Marex Financial Limited v. Carlos Sevilleja Garcia [2017] EWHC 918 (Comm)

This recent decision on a jurisdictional challenge has provided greater clarity and potentially created a tortious cause of action where a debtor dissipates assets prior to judgment and subsequent freezing order.

Background

In July 2013, Marex Financial Limited ("Marex") obtained judgment in excess of $5 million in a case against two companies registered in the British Virgin Islands ("BVI"): Creative Finance Limited and Cosmorex Limited. A freezing order was subsequently obtained, and in compliance with the disclosure required under this order, the Companies stated combined assets of $4,392.48. The Companies subsequently entered Liquidation in the BVI.

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In re Karhoo Inc, No 16-13545 (Bankr. S.D.N.Y. 2016)

Karhoo was a US incorporated company able to benefit from the Chapter 15 US bankruptcy code provision for foreign insolvency proceedings following UK Administration.

Karhoo was a taxi comparison app aiming to provide its users with access to minicabs and taxis. The Karhoo group (Karhoo) consisted of a holding company incorporated in the US, a US incorporated trading company (US Companies) and various companies incorporated in the UK (UK Companies). Karhoo entered into about 700 contracts with fleet owners and about 21 contracts with dispatchers in the cities in which it did business, including London.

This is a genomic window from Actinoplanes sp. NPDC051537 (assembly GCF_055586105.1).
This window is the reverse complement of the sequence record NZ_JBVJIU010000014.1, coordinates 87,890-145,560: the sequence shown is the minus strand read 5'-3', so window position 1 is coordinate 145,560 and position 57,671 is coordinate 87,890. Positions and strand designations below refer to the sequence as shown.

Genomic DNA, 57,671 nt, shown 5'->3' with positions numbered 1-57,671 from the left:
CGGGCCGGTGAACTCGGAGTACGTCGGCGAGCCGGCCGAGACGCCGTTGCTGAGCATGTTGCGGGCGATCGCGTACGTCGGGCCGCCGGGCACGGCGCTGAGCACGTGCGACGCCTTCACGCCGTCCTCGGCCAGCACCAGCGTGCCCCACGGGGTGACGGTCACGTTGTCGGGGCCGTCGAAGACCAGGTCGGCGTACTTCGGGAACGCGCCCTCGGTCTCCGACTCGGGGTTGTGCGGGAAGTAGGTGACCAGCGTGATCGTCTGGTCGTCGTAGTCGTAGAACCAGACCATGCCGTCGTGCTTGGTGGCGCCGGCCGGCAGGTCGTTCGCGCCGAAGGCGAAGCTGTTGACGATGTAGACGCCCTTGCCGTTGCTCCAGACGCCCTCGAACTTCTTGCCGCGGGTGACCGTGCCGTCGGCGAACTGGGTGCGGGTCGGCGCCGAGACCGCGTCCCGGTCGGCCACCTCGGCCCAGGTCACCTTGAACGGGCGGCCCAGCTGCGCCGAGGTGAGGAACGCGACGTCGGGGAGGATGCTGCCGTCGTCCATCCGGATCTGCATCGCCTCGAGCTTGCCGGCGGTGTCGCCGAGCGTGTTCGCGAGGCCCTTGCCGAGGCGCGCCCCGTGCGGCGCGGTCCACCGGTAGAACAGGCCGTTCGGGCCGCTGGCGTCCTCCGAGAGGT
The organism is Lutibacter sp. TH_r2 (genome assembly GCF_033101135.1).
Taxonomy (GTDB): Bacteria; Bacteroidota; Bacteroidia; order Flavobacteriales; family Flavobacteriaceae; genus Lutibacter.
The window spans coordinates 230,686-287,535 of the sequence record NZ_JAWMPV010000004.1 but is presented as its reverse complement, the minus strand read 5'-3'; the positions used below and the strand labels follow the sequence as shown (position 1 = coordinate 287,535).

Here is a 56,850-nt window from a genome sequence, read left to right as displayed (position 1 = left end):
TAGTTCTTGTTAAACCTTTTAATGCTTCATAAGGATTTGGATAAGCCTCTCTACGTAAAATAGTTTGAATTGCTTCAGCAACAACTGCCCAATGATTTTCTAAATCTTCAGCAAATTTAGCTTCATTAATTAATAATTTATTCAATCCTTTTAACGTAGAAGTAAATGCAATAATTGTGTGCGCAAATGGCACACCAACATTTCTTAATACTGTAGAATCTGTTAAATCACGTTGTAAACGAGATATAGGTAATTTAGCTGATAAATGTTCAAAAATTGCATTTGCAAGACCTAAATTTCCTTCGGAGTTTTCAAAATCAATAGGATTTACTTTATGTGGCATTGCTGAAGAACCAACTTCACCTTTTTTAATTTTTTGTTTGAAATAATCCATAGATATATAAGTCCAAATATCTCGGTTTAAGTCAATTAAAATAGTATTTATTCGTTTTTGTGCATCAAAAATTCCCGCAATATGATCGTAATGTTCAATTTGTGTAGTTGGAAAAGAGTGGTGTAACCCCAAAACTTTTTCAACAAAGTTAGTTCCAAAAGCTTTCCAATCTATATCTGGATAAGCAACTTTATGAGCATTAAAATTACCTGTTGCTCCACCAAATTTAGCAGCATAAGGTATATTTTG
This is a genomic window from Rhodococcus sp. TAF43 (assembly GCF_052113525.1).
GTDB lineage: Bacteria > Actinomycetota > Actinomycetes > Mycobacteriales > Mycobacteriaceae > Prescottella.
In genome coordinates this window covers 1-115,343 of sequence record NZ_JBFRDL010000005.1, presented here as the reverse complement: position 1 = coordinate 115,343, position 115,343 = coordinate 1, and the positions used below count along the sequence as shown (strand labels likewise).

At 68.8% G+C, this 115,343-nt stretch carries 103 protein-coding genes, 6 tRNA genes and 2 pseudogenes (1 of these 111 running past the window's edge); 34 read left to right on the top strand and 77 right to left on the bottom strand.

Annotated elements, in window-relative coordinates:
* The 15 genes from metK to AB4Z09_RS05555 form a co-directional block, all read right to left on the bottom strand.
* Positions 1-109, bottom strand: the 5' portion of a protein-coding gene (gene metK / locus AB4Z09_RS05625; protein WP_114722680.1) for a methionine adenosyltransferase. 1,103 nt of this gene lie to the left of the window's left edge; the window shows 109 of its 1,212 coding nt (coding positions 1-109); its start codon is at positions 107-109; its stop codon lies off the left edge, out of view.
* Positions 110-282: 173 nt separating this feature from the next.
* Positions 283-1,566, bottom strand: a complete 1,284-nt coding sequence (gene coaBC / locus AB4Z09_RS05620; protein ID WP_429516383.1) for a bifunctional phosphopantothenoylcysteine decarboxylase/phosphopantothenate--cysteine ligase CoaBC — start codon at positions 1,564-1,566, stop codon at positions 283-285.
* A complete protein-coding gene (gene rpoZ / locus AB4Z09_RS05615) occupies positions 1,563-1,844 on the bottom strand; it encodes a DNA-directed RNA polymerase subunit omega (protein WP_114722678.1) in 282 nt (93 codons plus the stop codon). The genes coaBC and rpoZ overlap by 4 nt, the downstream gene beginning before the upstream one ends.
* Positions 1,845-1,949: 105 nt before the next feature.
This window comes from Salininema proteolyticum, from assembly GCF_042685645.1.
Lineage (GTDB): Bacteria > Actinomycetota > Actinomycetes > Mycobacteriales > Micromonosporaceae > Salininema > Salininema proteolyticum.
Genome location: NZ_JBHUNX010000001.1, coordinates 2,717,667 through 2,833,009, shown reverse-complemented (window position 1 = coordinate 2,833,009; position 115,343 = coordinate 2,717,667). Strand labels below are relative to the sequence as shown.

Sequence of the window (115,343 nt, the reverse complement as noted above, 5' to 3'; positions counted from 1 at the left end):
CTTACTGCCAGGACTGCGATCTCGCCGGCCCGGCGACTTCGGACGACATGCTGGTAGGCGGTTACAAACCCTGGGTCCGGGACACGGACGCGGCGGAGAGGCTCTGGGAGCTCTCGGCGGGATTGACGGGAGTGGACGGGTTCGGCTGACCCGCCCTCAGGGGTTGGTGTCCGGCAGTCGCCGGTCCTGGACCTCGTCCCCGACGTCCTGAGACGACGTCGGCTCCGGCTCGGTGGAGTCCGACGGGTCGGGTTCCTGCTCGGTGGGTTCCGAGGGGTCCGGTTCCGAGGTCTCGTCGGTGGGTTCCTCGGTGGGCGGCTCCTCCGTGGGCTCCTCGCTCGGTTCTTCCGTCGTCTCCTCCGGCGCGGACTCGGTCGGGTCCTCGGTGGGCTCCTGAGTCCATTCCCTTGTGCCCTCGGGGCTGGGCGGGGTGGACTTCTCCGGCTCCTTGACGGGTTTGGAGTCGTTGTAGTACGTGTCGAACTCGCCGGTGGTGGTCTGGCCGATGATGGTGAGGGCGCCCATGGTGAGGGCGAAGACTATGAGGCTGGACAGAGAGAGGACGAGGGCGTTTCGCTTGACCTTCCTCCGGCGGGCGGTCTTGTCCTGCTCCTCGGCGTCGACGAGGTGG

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Short stories

Avoidance reforms to the German insolvency code

Recent amendments to the German insolvency code appear to have made it significantly harder for insolvency administrators to challenge transactions on the basis of intending to disadvantage creditors, commonly referred to as avoidance. The time period under which transactions can be challenged has been reduced from 10 years to 4 years, and the presumption that the other party knew about the illiquidity of the insolvent entity has been heavily restricted. These new amendments apply from 5 April 2017, and commentators await to see how these amendments will be interpreted by the relevant courts.

Puerto Rico files for bankruptcy

The Commonwealth of Puerto Rico filed for bankruptcy on 3 May 2017 under the Puerto Rico Oversight, Management and Economic Stability Act ("PROMESA"), legislation passed specifically by the US Congress to allow for this eventuality. The heavily indebted US territory filed under Title III of PROMESA, and will progress through a process similar to a Chapter 9 filing under the US Bankruptcy code. The US Supreme Court has appointed experienced New York Judge Swain to oversee the case, with filings indicating that Puerto Rico has debts of over $70 billion.

Portugal proposes major changes to corporate insolvency regime

As part of the Capitalizar programme, the Council of Ministers of Portugal has recently released proposed amendments to the corporate insolvency regime, with a view to them becoming effective on 1 July 2017. These reforms include a new Extrajudicial Business Recovery System ("RERE") to allow entities to negotiate with creditors, the option to appoint a mediator to assist with negotiations and clarification for the Special Revitalization Process ("PER"). The reforms also allow for electronic lodging of claim documents via the CITIUS system.